You also have the ability to view the metadata information from the file, adjust/view the temperature/tint histogram and use a wizard to automatically set the adjustments. RAW files can be exported as JPEG, PNG or TIFF files and you have the ability to set the quality of the exported JPEG file.
It would be nice if RAWConverter had the option to automatically export the converted file to Fhotoroom for further editing but I have a feeling that feature is somewhere on Supporting Computer's To-Do list. RAWConverter may not appeal to everyone, but if you are looking for a stand alone RAW converter, it does a nice job of things.
Where Fhotoroom is a photo editor, camera app and social network rolled under one umbrella, Fhotolens is a photo editor, camera app and photo manager.
The photo editor is scaled back a bit, the camera app has a little more beef about it and the storage management allows you to sort images every which way but loose. Fhotolens can launch directly to either the camera or editor (you can choose in the settings). The editor begins with a thumbnail display of your images. The display has over 260 sorting options that include sorting by name, date, size, image style and more.
Tapping on an image will send you to the photo editor that has a similar layout to Fhotoroom, just fewer tools. You have the customary adjustment tools such as exposure, contrast, cropping, saturation and temperature. You do have three pre-set filters and can create/save custom pre-sets. There is also an HDR Tone Mapping editor available but it is only available through the camera viewfinder.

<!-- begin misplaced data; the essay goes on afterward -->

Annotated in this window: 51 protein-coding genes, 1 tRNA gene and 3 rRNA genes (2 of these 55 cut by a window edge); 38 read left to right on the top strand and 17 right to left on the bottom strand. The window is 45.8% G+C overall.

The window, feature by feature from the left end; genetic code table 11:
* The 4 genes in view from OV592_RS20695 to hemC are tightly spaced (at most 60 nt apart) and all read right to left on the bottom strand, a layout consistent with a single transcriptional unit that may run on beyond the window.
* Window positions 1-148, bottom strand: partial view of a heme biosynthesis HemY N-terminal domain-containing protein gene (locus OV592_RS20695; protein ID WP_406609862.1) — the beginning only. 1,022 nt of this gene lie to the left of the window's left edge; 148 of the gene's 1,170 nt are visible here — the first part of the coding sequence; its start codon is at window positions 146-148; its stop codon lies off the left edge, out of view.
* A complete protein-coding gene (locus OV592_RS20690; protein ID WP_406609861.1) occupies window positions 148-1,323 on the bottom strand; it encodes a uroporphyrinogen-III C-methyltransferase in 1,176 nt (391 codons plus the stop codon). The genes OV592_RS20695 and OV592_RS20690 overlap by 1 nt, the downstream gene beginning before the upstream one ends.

Speaking of which, camera features include:
- Point EV
- HDR capture
- Front/Rear camera support
- Pinch to Zoom
- Manual controls for shutter speed, ISO and EV compensation
- Manual 10-24mm zoom
- On-screen grid lines
There is an on-screen shutter button as well as support for the physical shutter button (should your Windows Phone have one) and tap to capture an image.
Access to Fhotolens' settings is a little tricky in that you can only access the options from the editing screen or camera viewfinder. I could not find a way to access the settings from the album view. I also found a few stability issues when using the HDR features. Nothing that would be a deal breaker but noticeable.
Images edited or captured with Fhotolens can be shared through your typical sharing methods that includes OneDrive support.
Personally, I think Fhotoroom is the better of the two but I can see the appeal Fhotolens has. The nice thing about Fhotolens is that there is a free trial version available so you can try both before making the choice. The full version of Fhotolens is currently running $.99.